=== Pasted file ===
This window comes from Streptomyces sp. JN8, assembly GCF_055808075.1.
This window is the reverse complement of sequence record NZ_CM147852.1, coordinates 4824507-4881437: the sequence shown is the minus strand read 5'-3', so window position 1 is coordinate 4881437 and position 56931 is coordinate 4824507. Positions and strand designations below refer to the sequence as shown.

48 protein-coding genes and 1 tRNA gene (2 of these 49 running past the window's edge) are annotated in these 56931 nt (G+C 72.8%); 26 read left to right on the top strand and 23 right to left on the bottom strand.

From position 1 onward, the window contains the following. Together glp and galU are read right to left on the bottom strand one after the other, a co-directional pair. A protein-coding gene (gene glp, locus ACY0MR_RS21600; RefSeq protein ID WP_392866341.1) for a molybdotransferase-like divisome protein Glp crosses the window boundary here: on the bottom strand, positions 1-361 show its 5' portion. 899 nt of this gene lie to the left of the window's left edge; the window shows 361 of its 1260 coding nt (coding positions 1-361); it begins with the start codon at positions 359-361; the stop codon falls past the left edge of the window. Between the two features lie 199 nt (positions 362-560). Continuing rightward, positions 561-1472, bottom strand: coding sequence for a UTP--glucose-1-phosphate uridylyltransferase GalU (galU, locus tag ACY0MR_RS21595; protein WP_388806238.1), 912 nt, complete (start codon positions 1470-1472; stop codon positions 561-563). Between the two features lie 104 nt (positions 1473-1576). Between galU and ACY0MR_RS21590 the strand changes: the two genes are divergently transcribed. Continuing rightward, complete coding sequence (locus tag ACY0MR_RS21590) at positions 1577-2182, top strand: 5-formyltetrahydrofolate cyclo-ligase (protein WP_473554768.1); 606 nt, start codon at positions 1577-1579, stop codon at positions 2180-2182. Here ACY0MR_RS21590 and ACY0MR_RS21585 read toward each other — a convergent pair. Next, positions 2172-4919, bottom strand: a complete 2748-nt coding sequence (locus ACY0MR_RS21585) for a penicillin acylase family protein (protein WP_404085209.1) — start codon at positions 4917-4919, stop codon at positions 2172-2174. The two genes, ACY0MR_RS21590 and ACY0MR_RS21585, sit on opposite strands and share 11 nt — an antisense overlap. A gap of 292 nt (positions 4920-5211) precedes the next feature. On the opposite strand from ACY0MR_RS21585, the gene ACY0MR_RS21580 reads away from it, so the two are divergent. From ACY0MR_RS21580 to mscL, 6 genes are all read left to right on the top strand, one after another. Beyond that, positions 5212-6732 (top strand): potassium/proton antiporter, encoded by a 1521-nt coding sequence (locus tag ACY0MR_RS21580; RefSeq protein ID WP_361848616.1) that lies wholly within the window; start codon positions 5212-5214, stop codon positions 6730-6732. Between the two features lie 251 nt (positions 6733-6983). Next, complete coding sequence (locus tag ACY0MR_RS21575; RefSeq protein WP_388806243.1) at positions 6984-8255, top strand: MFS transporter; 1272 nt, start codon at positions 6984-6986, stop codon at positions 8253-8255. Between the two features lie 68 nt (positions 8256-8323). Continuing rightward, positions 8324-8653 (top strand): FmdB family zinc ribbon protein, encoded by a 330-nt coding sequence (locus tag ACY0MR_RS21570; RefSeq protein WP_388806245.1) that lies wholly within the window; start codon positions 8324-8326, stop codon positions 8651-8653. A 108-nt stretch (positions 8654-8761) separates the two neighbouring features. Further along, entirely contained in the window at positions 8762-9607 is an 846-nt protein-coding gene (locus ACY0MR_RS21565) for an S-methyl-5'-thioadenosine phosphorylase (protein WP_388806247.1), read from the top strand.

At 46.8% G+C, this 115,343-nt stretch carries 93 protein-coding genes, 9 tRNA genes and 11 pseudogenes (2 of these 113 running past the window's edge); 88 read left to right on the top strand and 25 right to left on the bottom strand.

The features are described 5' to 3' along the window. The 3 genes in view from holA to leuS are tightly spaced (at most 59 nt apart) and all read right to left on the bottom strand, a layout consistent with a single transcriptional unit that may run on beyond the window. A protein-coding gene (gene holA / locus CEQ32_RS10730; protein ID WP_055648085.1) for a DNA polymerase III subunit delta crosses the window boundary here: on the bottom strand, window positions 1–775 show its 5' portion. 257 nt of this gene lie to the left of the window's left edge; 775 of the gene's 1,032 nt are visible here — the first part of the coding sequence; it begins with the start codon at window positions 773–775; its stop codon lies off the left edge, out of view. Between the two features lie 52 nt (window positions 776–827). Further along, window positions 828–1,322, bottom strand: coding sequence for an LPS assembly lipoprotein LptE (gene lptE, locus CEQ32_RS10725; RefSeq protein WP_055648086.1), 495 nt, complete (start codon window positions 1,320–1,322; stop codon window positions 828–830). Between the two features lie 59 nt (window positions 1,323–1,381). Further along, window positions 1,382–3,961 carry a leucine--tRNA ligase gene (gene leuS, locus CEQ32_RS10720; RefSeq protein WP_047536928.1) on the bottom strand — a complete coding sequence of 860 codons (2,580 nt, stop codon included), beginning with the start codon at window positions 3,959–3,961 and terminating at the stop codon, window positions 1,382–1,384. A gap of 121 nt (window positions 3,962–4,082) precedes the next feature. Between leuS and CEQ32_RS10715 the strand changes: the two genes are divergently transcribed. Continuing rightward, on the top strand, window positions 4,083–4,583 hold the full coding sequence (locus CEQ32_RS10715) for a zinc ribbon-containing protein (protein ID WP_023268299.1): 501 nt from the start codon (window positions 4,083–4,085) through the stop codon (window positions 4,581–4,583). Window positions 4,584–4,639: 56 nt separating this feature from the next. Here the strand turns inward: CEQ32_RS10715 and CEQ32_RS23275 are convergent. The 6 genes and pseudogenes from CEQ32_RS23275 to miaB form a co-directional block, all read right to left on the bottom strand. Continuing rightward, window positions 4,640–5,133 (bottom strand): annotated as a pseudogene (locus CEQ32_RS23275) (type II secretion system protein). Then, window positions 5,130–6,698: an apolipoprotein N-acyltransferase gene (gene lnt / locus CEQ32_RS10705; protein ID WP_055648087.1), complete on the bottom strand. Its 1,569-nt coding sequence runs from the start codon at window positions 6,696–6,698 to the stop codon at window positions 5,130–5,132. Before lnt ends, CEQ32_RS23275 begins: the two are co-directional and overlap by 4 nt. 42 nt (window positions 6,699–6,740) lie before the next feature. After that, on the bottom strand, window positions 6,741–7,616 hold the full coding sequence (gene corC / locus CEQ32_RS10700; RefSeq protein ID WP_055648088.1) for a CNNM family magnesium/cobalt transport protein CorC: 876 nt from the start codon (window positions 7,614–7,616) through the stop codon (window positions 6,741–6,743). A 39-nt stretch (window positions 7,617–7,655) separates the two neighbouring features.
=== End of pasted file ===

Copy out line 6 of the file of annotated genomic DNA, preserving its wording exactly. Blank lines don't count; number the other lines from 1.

The features are described 5' to 3' along the window. The 3 genes in view from holA to leuS are tightly spaced (at most 59 nt apart) and all read right to left on the bottom strand, a layout consistent with a single transcriptional unit that may run on beyond the window. A protein-coding gene (gene holA / locus CEQ32_RS10730; protein ID WP_055648085.1) for a DNA polymerase III subunit delta crosses the window boundary here: on the bottom strand, window positions 1–775 show its 5' portion. 257 nt of this gene lie to the left of the window's left edge; 775 of the gene's 1,032 nt are visible here — the first part of the coding sequence; it begins with the start codon at window positions 773–775; its stop codon lies off the left edge, out of view. Between the two features lie 52 nt (window positions 776–827). Further along, window positions 828–1,322, bottom strand: coding sequence for an LPS assembly lipoprotein LptE (gene lptE, locus CEQ32_RS10725; RefSeq protein WP_055648086.1), 495 nt, complete (start codon window positions 1,320–1,322; stop codon window positions 828–830). Between the two features lie 59 nt (window positions 1,323–1,381). Further along, window positions 1,382–3,961 carry a leucine--tRNA ligase gene (gene leuS, locus CEQ32_RS10720; RefSeq protein WP_047536928.1) on the bottom strand — a complete coding sequence of 860 codons (2,580 nt, stop codon included), beginning with the start codon at window positions 3,959–3,961 and terminating at the stop codon, window positions 1,382–1,384. A gap of 121 nt (window positions 3,962–4,082) precedes the next feature. Between leuS and CEQ32_RS10715 the strand changes: the two genes are divergently transcribed. Continuing rightward, on the top strand, window positions 4,083–4,583 hold the full coding sequence (locus CEQ32_RS10715) for a zinc ribbon-containing protein (protein ID WP_023268299.1): 501 nt from the start codon (window positions 4,083–4,085) through the stop codon (window positions 4,581–4,583). Window positions 4,584–4,639: 56 nt separating this feature from the next. Here the strand turns inward: CEQ32_RS10715 and CEQ32_RS23275 are convergent. The 6 genes and pseudogenes from CEQ32_RS23275 to miaB form a co-directional block, all read right to left on the bottom strand. Continuing rightward, window positions 4,640–5,133 (bottom strand): annotated as a pseudogene (locus CEQ32_RS23275) (type II secretion system protein). Then, window positions 5,130–6,698: an apolipoprotein N-acyltransferase gene (gene lnt / locus CEQ32_RS10705; protein ID WP_055648087.1), complete on the bottom strand. Its 1,569-nt coding sequence runs from the start codon at window positions 6,696–6,698 to the stop codon at window positions 5,130–5,132. Before lnt ends, CEQ32_RS23275 begins: the two are co-directional and overlap by 4 nt. 42 nt (window positions 6,699–6,740) lie before the next feature. After that, on the bottom strand, window positions 6,741–7,616 hold the full coding sequence (gene corC / locus CEQ32_RS10700; RefSeq protein ID WP_055648088.1) for a CNNM family magnesium/cobalt transport protein CorC: 876 nt from the start codon (window positions 7,614–7,616) through the stop codon (window positions 6,741–6,743). A 39-nt stretch (window positions 7,617–7,655) separates the two neighbouring features.